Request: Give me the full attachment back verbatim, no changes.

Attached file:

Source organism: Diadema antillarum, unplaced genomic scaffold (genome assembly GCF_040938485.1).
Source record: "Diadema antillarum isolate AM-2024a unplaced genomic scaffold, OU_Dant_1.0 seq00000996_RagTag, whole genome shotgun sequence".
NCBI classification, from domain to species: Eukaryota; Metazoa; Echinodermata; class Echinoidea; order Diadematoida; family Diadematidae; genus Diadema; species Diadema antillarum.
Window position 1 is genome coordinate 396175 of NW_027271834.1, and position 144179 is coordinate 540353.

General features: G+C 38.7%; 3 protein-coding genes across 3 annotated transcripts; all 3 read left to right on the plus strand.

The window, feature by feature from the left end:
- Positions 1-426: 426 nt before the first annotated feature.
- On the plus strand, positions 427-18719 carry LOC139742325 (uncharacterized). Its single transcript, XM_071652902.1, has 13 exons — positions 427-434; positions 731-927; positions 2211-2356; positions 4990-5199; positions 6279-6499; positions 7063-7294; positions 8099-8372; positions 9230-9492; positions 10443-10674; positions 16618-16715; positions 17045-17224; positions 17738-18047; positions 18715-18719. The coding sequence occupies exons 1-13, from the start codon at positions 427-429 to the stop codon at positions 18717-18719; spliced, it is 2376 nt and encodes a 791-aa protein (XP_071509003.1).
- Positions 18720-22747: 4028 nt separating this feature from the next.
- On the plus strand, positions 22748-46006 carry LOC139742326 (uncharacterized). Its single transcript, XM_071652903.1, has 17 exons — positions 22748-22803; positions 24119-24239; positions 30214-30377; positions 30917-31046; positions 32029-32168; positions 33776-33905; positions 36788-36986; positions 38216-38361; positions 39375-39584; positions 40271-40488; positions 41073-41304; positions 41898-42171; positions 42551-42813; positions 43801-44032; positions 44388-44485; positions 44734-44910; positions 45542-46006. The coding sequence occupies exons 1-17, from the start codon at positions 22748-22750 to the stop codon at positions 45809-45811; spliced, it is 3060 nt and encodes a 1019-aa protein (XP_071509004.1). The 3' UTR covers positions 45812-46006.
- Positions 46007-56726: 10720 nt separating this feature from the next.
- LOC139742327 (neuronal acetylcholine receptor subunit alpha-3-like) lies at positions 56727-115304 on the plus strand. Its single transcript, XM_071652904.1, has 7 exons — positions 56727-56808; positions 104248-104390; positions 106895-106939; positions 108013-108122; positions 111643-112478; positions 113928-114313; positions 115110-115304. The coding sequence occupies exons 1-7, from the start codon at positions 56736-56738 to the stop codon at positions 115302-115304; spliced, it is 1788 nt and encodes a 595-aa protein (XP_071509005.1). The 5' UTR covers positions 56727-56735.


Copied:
Source organism: Diadema antillarum, unplaced genomic scaffold (genome assembly GCF_040938485.1).
Source record: "Diadema antillarum isolate AM-2024a unplaced genomic scaffold, OU_Dant_1.0 seq00000996_RagTag, whole genome shotgun sequence".
NCBI classification, from domain to species: Eukaryota; Metazoa; Echinodermata; class Echinoidea; order Diadematoida; family Diadematidae; genus Diadema; species Diadema antillarum.
Window position 1 is genome coordinate 396175 of NW_027271834.1, and position 144179 is coordinate 540353.

General features: G+C 38.7%; 3 protein-coding genes across 3 annotated transcripts; all 3 read left to right on the plus strand.

The window, feature by feature from the left end:
- Positions 1-426: 426 nt before the first annotated feature.
- On the plus strand, positions 427-18719 carry LOC139742325 (uncharacterized). Its single transcript, XM_071652902.1, has 13 exons — positions 427-434; positions 731-927; positions 2211-2356; positions 4990-5199; positions 6279-6499; positions 7063-7294; positions 8099-8372; positions 9230-9492; positions 10443-10674; positions 16618-16715; positions 17045-17224; positions 17738-18047; positions 18715-18719. The coding sequence occupies exons 1-13, from the start codon at positions 427-429 to the stop codon at positions 18717-18719; spliced, it is 2376 nt and encodes a 791-aa protein (XP_071509003.1).
- Positions 18720-22747: 4028 nt separating this feature from the next.
- On the plus strand, positions 22748-46006 carry LOC139742326 (uncharacterized). Its single transcript, XM_071652903.1, has 17 exons — positions 22748-22803; positions 24119-24239; positions 30214-30377; positions 30917-31046; positions 32029-32168; positions 33776-33905; positions 36788-36986; positions 38216-38361; positions 39375-39584; positions 40271-40488; positions 41073-41304; positions 41898-42171; positions 42551-42813; positions 43801-44032; positions 44388-44485; positions 44734-44910; positions 45542-46006. The coding sequence occupies exons 1-17, from the start codon at positions 22748-22750 to the stop codon at positions 45809-45811; spliced, it is 3060 nt and encodes a 1019-aa protein (XP_071509004.1). The 3' UTR covers positions 45812-46006.
- Positions 46007-56726: 10720 nt separating this feature from the next.
- LOC139742327 (neuronal acetylcholine receptor subunit alpha-3-like) lies at positions 56727-115304 on the plus strand. Its single transcript, XM_071652904.1, has 7 exons — positions 56727-56808; positions 104248-104390; positions 106895-106939; positions 108013-108122; positions 111643-112478; positions 113928-114313; positions 115110-115304. The coding sequence occupies exons 1-7, from the start codon at positions 56736-56738 to the stop codon at positions 115302-115304; spliced, it is 1788 nt and encodes a 595-aa protein (XP_071509005.1). The 5' UTR covers positions 56727-56735.